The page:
The crime novel tradition seems to have little connection to love. Maybe sometimes love in a perverse sense is the spur to the murder at the heart of most crime novels – the spurned husband killing his wife, for example. But usually the detective is a loveless loner, pining without much hope like the great Marlowe for his true love to come along.
As I write more novels, I’ve noticed that love is at the heart of crime fiction. At least, mine, anyway.
Leonard Cohen sings that “love’s the only engine of survival.” It’s a good way to look at the crime novel. Rather than being a race to unravel the murder puzzle and nab the killer, I view the crime novel as the detective’s journey toward understanding about himself. And understanding, in my experience, comes only with the unfolding of love. You can finger the killer and take away the danger he poses, but unless your detective learns about love, emotionally he won’t survive the trauma of his closeness to death.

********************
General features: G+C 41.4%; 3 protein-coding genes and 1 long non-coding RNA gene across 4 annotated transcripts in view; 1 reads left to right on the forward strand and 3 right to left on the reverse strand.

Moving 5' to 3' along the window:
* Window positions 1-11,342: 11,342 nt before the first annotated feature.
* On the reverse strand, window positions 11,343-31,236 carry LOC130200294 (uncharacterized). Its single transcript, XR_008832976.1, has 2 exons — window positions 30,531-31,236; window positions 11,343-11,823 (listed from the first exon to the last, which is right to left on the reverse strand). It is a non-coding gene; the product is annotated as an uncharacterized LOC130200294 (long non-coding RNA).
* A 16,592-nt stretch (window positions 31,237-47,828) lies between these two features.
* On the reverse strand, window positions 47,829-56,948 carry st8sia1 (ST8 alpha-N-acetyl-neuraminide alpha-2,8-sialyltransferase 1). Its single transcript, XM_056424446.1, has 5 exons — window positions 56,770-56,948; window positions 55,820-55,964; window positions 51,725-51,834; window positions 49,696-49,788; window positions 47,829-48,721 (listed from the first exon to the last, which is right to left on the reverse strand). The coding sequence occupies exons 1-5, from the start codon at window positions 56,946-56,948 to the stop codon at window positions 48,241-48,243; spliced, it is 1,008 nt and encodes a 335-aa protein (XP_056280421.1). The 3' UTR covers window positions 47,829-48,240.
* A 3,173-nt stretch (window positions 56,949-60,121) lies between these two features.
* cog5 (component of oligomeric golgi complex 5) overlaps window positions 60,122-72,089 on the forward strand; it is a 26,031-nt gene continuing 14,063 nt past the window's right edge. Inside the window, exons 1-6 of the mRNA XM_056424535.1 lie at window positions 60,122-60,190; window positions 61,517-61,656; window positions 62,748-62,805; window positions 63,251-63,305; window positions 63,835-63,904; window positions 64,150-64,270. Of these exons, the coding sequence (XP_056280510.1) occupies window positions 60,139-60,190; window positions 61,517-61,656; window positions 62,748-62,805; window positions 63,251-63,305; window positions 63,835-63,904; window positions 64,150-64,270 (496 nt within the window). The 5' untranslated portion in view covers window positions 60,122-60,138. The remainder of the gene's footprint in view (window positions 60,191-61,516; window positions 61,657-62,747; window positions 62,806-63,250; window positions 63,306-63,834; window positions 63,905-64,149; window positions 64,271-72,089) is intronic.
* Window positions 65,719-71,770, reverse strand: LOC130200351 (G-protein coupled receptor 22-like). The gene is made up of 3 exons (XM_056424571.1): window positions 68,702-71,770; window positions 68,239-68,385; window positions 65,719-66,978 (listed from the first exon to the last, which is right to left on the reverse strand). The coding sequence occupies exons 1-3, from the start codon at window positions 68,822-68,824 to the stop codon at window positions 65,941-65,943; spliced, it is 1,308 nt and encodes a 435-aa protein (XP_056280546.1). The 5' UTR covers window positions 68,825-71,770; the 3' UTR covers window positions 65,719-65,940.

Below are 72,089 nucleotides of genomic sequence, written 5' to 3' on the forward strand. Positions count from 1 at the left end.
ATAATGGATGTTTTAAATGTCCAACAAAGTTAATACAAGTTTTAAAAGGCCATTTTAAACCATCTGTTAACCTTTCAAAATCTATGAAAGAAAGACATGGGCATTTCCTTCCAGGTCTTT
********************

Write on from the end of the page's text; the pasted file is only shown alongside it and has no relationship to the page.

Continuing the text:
It may seem that I ought to have figured this out before now – I’m close to completion of the manuscript of my sixth novel, after all. But society hides the centrality of love behind strictures of finance and duty and work, and the format of the crime novel often plays the same role. So it’s only now, 400,000 words down the line, that it’s clear to me.
I started out thinking of crime novels as marked by plot – a murder, an investigation, a discovery of the bad guy – alongside a deeper emotional characterization of the hero and as many of the other characters as I could manage.
Then as my novels went on, I noticed the importance of relationships between the characters. I realized that it was these relationship which gave the novel structure and meaning, rather than the Three Act concept (dilemma, discovery, resolution) of most writing texts. The Three Acts were the superstructure, if you like, but no more.